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Lithuania: Oil Refinery Privatization Hits Rocky Road

  • Monika Garbaciauskaite



Vilnius, 12 March 1998 (RFE/RL) -- A row has broken out in Lithuania over the privatization of a local oil refinery. The affair involves not only French and American interests, but has also differing government ministries. Even Prime Minister Gediminas Vagnorius and the U.S. Ambassador to Lithuania have been drawn in.

At the center of the affair is the Mazeikiu Nafta refinery, in the northwestern town of Mazeikiai, which produces more than five and a half million tons of oil products per year. Although much of its equipment is worn out, it is still the country's biggest single producer of fuel oil. France's Banque Paribas was chosen by the Lithuanian government nearly six months ago to advise the authorities on the privatization of the refinery.

However, Paribas is concerned about a letter of intent signed by the Lithuanian Economy Ministry some three weeks ago (Feb. 14), with the U.S. oil group Williams International. According to that agreement, Williams will take a 33 percent share of in the planned Butinge oil terminal. That's not the point at issue however. What worries Paribas is that the agreement also expresses Williams' interest in possibly taking a stake in Mazeikiu Nafta.

Paribas also says that under the arrangement with the Economy Ministry, Williams has been promised access to information on Mazeikiu Nafta. Paribas says that the privatization has been put in jeopardy by these moves, because many prospective investors might be significantly deterred by the signing of a private agreement between the government and Williams. In addition, Paribas says it has not been officially informed of Williams' plans -- which is information needed by a consultant.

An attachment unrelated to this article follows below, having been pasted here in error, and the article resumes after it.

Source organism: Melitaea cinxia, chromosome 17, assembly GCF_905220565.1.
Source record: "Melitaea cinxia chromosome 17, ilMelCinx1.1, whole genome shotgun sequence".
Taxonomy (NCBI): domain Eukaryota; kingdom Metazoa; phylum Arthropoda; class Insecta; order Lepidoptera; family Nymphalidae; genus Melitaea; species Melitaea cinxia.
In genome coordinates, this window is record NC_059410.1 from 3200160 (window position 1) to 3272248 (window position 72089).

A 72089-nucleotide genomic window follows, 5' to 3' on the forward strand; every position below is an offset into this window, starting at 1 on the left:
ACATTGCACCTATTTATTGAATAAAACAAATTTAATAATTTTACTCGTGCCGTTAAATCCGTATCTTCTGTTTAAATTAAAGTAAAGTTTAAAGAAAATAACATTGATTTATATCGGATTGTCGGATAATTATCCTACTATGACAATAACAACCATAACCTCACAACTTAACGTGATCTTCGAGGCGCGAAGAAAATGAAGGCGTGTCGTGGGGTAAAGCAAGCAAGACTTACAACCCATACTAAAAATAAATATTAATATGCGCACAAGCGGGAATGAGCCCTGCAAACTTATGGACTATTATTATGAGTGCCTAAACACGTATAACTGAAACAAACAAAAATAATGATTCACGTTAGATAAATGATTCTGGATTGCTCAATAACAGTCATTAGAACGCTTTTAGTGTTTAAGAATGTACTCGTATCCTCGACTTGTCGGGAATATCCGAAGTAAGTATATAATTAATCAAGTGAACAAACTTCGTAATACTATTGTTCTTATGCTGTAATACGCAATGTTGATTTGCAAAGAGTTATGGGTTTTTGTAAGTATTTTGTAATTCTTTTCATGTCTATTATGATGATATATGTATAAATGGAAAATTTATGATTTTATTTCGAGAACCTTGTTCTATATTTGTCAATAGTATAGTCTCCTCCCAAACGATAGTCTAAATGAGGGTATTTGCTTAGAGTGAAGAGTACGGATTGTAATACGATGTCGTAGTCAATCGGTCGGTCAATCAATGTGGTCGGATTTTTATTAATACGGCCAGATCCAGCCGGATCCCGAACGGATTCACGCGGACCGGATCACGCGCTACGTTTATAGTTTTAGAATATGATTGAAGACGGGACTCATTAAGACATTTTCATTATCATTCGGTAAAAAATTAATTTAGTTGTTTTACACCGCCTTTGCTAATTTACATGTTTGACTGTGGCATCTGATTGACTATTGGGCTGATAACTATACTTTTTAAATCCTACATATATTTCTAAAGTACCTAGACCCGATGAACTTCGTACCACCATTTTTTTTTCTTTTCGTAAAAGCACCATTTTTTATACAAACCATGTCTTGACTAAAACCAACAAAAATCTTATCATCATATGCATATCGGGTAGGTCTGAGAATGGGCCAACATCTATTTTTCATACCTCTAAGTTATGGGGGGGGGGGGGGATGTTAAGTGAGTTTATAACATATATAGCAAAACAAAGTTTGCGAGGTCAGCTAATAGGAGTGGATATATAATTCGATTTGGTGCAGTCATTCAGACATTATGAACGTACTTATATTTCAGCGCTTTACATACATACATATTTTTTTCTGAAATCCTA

The French company has expressed its concern to Lithuania's European Affairs minister Laima Andrikiene, who also oversees the privatization process in Lithuania. Andrikiene's ministry subsequently complained to Prime Minister Vagnorius, saying the letter of intent signed with the Economic Ministry represents a possible legal breach. According to officials of the European Affairs Ministry, the concerns of the Banque Paribas are justified, in that it has signed an agreement with the government to keep information on the refinery confidential.

Lithuanian Economy Minister Vincas Babilius countered by telling RFE/RL that it's impossible for the agreement to contravene the law. He said he has not seen the letter of intent, and that neither he nor officials from his ministry will comment on it for the moment. But he said Williams will obtain information about Mazeikiu only if the government approves that, and he said he is waiting for Paribas to present its privatization program for the refinery before deciding on anything.

The U.S. Ambassador in Vilnius, Keith Smith, has commented on the matter. He issued (March 4) a press release saying that the U.S. "strongly and consistently supports the participation of Williams in stabilizing Lithuania's energy sector and the country's economic performance". He called Williams a "solid, experienced and reputable American company".

Lithuania's major privatization project is the sale of the national Telecom service for a price expected to be about $1 billion. The government is set to announce the successful bid for the utility in May. Three big foreign companies which had earlier expressed interest in bidding, namely the French, Italian and Greek telecom companies, have however now decided not to participate, for various reasons. That leaves the Danish TeleDenmark and a Scandinavian consortium consisting of Sweden's Telia and the Finnish Telecom, as the main bidders.
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